NEW YORK — It may get a little harder for criminals to steal your identity and your tax refund in the 2016 tax season.
The IRS, state tax administrators and companies in the tax industry said Thursday that they have agreed on coordinated first steps to combat tax related identity theft. They will share information with each other about suspicious returns and implement stronger authentication methods to verify a taxpayer’s identity and data.
“Many major system and process changes will be made this summer and fall by the participants in order to be ready for the 2016 filing season,” the IRS said.
That multi-layered authentication will occur mostly on the back-end — meaning the experience for the taxpayer using tax software may not be much different than it was this year, IRS Commissioner John Koskinen said in a press briefing.
What will be different is that the software makers will share information with the IRS and state revenue departments that will let them see, among other things, whether the return was filed from a “trusted” computer and Internet address, as well as the time it took to complete the return so mechanized fraud can be detected.
Another area of agreement: Tax preparers and software makers will all share data in a timely way with the IRS and states to alert them to attempted attacks on their computer systems as well as any suspicious returns or filing patterns flagged by those systems.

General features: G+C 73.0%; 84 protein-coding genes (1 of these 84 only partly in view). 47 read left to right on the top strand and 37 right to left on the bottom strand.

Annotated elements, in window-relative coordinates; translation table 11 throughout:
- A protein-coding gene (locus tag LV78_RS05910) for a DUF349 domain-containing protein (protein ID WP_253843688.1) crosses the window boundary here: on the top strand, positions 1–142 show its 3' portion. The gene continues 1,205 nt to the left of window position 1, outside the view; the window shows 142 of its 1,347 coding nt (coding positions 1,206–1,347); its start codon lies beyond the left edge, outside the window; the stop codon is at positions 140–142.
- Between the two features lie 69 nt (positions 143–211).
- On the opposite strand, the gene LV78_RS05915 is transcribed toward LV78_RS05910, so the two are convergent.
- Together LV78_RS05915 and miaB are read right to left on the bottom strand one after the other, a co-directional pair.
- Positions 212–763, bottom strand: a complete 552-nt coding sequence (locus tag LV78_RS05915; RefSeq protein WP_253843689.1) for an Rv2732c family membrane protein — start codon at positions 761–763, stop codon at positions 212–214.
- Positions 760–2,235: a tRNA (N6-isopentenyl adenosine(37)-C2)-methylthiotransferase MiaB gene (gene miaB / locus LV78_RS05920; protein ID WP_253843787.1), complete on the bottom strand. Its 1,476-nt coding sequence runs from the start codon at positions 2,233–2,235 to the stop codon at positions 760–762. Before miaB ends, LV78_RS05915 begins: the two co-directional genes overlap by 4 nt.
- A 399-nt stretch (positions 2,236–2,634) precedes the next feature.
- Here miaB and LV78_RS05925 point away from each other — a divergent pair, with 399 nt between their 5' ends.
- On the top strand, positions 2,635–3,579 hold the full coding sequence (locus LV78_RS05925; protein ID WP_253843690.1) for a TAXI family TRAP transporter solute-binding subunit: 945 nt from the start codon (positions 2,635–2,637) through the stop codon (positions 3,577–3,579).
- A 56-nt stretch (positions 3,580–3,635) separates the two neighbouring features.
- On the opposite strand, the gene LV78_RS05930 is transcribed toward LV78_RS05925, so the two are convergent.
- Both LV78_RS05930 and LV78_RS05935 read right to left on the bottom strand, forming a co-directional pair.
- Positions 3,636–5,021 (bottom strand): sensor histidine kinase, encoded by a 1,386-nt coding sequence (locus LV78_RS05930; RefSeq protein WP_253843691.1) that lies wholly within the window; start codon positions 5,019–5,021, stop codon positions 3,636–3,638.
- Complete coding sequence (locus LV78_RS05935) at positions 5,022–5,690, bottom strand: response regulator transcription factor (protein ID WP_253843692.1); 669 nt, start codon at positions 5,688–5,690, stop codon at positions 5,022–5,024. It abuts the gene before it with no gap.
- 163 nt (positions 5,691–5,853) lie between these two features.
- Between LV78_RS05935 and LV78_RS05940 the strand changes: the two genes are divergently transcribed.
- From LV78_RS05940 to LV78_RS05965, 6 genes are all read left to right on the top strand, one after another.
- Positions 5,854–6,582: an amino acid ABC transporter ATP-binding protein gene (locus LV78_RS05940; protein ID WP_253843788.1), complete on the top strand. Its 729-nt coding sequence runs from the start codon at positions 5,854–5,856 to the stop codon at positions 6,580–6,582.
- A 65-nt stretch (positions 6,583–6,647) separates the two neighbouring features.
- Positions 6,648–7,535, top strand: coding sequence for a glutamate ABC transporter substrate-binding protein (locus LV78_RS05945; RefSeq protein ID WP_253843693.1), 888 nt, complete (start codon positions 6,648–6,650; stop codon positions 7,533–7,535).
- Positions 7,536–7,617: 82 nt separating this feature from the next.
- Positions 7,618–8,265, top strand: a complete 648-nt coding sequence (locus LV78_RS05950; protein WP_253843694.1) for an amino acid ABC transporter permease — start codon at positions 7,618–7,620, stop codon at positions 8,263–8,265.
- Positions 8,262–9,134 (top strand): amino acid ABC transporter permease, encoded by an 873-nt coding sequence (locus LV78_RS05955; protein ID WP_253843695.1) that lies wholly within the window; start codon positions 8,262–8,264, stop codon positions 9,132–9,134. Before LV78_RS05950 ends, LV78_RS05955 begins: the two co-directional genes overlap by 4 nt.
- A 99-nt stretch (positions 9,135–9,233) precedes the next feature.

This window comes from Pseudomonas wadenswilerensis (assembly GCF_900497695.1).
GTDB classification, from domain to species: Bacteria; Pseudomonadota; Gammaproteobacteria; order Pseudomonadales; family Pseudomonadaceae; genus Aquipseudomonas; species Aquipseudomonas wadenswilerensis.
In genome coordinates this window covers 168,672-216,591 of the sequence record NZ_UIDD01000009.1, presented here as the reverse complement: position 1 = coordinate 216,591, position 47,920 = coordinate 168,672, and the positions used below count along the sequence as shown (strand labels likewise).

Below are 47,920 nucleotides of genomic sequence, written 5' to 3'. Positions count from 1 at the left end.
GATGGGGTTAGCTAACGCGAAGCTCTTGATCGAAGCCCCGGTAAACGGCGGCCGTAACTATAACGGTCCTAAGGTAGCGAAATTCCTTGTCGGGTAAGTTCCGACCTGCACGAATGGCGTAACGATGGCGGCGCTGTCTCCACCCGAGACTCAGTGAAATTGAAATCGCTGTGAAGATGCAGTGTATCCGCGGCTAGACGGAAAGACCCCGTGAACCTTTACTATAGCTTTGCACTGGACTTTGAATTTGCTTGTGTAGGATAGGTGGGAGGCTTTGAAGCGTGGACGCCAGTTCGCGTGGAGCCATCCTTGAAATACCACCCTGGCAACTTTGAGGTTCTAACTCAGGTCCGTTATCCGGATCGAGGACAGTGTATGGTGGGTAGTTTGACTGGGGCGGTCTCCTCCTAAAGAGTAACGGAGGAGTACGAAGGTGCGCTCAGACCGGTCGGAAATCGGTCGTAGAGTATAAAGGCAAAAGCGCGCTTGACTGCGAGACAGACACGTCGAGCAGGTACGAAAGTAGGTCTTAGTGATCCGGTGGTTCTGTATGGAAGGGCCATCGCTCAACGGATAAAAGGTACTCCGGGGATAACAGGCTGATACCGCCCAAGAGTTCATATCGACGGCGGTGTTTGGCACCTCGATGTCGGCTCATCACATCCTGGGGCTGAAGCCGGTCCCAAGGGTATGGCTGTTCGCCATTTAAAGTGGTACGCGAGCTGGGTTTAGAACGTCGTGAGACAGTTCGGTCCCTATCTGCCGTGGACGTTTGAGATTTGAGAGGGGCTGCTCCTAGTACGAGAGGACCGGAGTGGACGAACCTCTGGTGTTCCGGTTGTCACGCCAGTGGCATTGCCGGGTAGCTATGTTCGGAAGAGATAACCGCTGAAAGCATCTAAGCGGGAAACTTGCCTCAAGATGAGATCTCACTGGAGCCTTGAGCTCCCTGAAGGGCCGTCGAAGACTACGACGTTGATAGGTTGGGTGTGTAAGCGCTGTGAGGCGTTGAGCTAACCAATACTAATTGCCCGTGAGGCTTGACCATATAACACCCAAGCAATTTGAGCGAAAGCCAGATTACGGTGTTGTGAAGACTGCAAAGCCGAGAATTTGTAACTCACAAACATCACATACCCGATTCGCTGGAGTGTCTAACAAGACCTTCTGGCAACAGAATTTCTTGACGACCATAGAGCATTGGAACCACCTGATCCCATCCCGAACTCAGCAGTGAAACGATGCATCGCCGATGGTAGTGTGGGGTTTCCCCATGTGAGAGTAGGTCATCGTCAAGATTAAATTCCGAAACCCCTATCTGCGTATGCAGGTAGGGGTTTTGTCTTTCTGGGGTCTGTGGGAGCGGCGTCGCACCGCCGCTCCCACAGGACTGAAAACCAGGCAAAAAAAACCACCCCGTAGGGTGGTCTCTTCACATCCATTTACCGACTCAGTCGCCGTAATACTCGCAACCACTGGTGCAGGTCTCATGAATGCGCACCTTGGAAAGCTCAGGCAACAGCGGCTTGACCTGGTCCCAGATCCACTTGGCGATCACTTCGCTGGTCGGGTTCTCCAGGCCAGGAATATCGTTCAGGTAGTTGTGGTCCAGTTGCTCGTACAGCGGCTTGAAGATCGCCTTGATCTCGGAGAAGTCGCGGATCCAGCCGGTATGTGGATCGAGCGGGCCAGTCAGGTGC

The effort is a step in the right direction, given the steep rise in identity theft and refund fraud as well as the rise of organized crime syndicates stealing taxpayer data. And these efforts, the IRS said, will be the first of many to come.
Federal and state tax administrators together with the tax industry formed working groups three months ago amid a dramatic rise in phone tax scams and other efforts by criminals to steal taxpayers’ identities and refunds, including the filing of fraudulent state tax returns through TurboTax.
Since then, the IRS reported that criminals used valuable personal identifiers such as Social Security numbers stolen from elsewhere to pose as legitimate taxpayers and ended up stealing 104,000 taxpayers’ past tax returns from the IRS Web site. Another 100,000 attempts were unsuccessful.
The coalition also recommended Thursday that Congress take other steps to reduce tax-related identity theft and refund fraud. At the top of their list: Passing proposals that would accelerate the due date for third-party forms such as W-2s, which currently don’t have to be sent to the IRS until March 31; and requiring the licensing of all tax preparers.